Anonymous tip leads to capture of America's Most Wanted
An anonymous tip on Sunday led Barry County Sheriff's deputies to a remote area near Mineral Springs to capture of one of America's Most Wanted felons, who has been on the run for over a decade.
According to Sheriff Mick Epperly, James Willis Brown, a featured felon on the real-life crime show "America's Most Wanted," was located at a residence on Farm Road 1150 on Southern Acres Drive near Mineral Springs.
Brown was sentenced to life in prison for sexual assault of a child in 1999. The judge temporarily released Brown from custody so he could take of his affairs before going to prison, and Brown disappeared.
On Sunday, the sheriff's office received the tip and deputies David Roark and Steve Jabben went to investigate.
At the site, they located Brown in a camper near a main residence at 15600 Farm Road 1150. Brown was taken into custody without incident.
"Mr. Brown has been staying in Barry County about nine years," said Epperly. "He had traveled with a carnival and drifted in and out of the county a number of times.
"When questioned, Mr. Brown indicated that he liked Barry County and he decided he wanted to live in this area," Epperly said.
Brown has had trouble with the law since 1980 and was arrested for driving while intoxicated and other offenses before being charged with aggravated sexual assault of a child in 1999 in Grayson County, Texas.
U.S. Marshals believe that right after Brown was released by the judge pending imprisonment, Brown hitchhiked from Sherman, Texas, to Memphis, Tenn., where he went into hiding with his son. Authorities were not able to locate Brown at that time.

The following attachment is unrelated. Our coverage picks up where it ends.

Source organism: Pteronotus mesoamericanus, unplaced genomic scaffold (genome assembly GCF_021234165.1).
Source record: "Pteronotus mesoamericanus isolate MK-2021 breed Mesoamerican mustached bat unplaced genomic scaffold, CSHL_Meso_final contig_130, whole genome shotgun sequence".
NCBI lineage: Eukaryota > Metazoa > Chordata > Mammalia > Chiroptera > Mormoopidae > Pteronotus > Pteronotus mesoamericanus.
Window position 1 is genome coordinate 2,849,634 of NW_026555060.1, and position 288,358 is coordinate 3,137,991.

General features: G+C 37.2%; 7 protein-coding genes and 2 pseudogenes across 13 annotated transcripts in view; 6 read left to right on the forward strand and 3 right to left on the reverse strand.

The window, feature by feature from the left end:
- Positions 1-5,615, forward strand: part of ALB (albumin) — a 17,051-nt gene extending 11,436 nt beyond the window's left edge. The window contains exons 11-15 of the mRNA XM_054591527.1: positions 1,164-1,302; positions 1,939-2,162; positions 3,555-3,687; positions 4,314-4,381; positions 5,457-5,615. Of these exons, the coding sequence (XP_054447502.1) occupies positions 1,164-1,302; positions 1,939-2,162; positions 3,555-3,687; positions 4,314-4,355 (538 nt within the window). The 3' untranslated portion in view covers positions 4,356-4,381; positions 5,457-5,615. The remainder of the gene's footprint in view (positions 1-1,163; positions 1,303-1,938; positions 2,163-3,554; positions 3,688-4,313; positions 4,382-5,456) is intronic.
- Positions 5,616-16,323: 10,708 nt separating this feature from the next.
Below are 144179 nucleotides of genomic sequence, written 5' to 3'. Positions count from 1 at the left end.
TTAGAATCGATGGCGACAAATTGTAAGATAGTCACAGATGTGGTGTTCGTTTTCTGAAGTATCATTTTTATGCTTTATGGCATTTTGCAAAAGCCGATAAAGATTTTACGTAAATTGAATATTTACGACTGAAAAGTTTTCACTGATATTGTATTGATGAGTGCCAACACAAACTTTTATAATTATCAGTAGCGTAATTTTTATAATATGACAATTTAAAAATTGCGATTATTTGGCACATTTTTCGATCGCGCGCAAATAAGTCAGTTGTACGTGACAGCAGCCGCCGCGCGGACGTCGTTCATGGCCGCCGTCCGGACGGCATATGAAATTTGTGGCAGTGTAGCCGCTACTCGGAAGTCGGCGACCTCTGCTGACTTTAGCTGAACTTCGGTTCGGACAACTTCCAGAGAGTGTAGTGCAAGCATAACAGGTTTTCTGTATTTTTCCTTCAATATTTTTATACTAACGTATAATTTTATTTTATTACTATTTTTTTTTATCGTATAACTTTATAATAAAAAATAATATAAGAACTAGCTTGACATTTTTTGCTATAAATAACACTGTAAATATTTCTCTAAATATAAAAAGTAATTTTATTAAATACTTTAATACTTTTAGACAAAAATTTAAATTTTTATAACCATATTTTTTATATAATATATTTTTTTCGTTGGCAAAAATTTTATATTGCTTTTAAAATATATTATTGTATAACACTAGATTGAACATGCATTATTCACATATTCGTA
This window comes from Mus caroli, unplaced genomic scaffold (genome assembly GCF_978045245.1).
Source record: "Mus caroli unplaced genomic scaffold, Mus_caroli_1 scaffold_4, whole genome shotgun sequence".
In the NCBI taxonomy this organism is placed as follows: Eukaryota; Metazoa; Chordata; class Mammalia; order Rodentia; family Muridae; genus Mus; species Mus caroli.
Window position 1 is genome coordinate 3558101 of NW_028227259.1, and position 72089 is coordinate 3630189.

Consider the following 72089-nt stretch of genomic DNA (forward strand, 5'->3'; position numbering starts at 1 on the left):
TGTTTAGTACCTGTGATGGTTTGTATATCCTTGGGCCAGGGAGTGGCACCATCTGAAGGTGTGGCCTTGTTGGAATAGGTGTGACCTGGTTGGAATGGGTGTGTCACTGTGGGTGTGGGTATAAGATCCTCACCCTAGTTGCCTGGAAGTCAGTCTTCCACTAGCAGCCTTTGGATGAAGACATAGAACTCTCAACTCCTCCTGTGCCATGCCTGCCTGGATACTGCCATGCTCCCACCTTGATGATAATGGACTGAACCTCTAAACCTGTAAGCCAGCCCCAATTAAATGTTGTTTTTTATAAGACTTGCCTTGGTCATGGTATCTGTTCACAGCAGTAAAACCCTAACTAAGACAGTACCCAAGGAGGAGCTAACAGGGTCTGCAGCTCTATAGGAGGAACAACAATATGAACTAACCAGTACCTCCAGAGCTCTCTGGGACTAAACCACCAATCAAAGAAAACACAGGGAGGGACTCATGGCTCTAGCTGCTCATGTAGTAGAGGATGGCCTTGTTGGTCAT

Brown was charged with failure to appear for his sentencing hearing, but the judge sentenced him to life in prison in absentia.
"This just shows that people should keep an eye out on who is living nearby," Epperly said. "Barry County is a very remote area [that encompasses] the Mark Twain National Forest."
According to Epperly, Brown has had a few run-ins with law enforcement officials since being on the run.
"He would give officers fake identities to keep from being captured," Epperly said. "I think Texas will be glad to get him back into custody."
Epperly said his department appreciates the numerous tips that citizens turn in on suspicious activity or people.
"We appreciate the trust they have that we will follow up on those tips and get justice," he said.
Information on local sex offenders can be found on the Barry County Sheriff's Department website at http://barrycountysheriff.com/offenders.html. Information on America's Most Wanted fugitives may be found online at www.amw.com.